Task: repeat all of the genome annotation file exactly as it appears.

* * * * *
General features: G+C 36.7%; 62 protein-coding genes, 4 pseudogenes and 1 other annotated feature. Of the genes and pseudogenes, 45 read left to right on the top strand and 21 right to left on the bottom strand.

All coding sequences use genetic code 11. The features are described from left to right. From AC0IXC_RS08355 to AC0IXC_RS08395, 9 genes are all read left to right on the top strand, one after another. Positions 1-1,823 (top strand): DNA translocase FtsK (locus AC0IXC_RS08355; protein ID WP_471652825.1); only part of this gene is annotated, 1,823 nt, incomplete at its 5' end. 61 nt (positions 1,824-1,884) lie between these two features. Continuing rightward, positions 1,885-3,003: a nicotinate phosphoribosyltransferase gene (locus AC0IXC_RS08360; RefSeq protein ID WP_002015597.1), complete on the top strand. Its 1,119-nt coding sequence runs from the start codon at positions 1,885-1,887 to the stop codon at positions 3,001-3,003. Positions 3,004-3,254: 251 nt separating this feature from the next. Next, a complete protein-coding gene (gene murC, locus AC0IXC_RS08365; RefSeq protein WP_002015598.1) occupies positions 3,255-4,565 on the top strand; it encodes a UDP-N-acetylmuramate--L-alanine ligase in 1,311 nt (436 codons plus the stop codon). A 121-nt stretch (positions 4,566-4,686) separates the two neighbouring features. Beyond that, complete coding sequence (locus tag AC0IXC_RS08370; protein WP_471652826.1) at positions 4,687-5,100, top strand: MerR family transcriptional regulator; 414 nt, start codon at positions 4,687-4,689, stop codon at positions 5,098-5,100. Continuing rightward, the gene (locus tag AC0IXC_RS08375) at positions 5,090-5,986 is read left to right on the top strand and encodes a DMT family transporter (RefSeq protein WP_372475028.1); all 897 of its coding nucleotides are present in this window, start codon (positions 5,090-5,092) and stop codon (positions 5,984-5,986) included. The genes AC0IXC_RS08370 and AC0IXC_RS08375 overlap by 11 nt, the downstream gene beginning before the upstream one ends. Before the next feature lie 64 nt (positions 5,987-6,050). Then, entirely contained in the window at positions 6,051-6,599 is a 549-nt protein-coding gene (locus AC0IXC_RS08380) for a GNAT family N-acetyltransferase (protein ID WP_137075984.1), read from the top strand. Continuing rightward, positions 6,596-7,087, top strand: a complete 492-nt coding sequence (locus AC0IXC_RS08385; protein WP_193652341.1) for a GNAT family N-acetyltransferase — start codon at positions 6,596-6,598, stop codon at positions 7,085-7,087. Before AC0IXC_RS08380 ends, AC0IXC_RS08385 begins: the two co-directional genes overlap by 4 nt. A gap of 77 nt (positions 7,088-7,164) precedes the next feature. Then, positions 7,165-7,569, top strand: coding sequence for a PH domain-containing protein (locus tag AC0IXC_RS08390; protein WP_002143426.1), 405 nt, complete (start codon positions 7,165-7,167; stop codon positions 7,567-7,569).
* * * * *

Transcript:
General features: G+C 36.7%; 62 protein-coding genes, 4 pseudogenes and 1 other annotated feature. Of the genes and pseudogenes, 45 read left to right on the top strand and 21 right to left on the bottom strand.

All coding sequences use genetic code 11. The features are described from left to right. From AC0IXC_RS08355 to AC0IXC_RS08395, 9 genes are all read left to right on the top strand, one after another. Positions 1-1,823 (top strand): DNA translocase FtsK (locus AC0IXC_RS08355; protein ID WP_471652825.1); only part of this gene is annotated, 1,823 nt, incomplete at its 5' end. 61 nt (positions 1,824-1,884) lie between these two features. Continuing rightward, positions 1,885-3,003: a nicotinate phosphoribosyltransferase gene (locus AC0IXC_RS08360; RefSeq protein ID WP_002015597.1), complete on the top strand. Its 1,119-nt coding sequence runs from the start codon at positions 1,885-1,887 to the stop codon at positions 3,001-3,003. Positions 3,004-3,254: 251 nt separating this feature from the next. Next, a complete protein-coding gene (gene murC, locus AC0IXC_RS08365; RefSeq protein WP_002015598.1) occupies positions 3,255-4,565 on the top strand; it encodes a UDP-N-acetylmuramate--L-alanine ligase in 1,311 nt (436 codons plus the stop codon). A 121-nt stretch (positions 4,566-4,686) separates the two neighbouring features. Beyond that, complete coding sequence (locus tag AC0IXC_RS08370; protein WP_471652826.1) at positions 4,687-5,100, top strand: MerR family transcriptional regulator; 414 nt, start codon at positions 4,687-4,689, stop codon at positions 5,098-5,100. Continuing rightward, the gene (locus tag AC0IXC_RS08375) at positions 5,090-5,986 is read left to right on the top strand and encodes a DMT family transporter (RefSeq protein WP_372475028.1); all 897 of its coding nucleotides are present in this window, start codon (positions 5,090-5,092) and stop codon (positions 5,984-5,986) included. The genes AC0IXC_RS08370 and AC0IXC_RS08375 overlap by 11 nt, the downstream gene beginning before the upstream one ends. Before the next feature lie 64 nt (positions 5,987-6,050). Then, entirely contained in the window at positions 6,051-6,599 is a 549-nt protein-coding gene (locus AC0IXC_RS08380) for a GNAT family N-acetyltransferase (protein ID WP_137075984.1), read from the top strand. Continuing rightward, positions 6,596-7,087, top strand: a complete 492-nt coding sequence (locus AC0IXC_RS08385; protein WP_193652341.1) for a GNAT family N-acetyltransferase — start codon at positions 6,596-6,598, stop codon at positions 7,085-7,087. Before AC0IXC_RS08380 ends, AC0IXC_RS08385 begins: the two co-directional genes overlap by 4 nt. A gap of 77 nt (positions 7,088-7,164) precedes the next feature. Then, positions 7,165-7,569, top strand: coding sequence for a PH domain-containing protein (locus tag AC0IXC_RS08390; protein WP_002143426.1), 405 nt, complete (start codon positions 7,165-7,167; stop codon positions 7,567-7,569).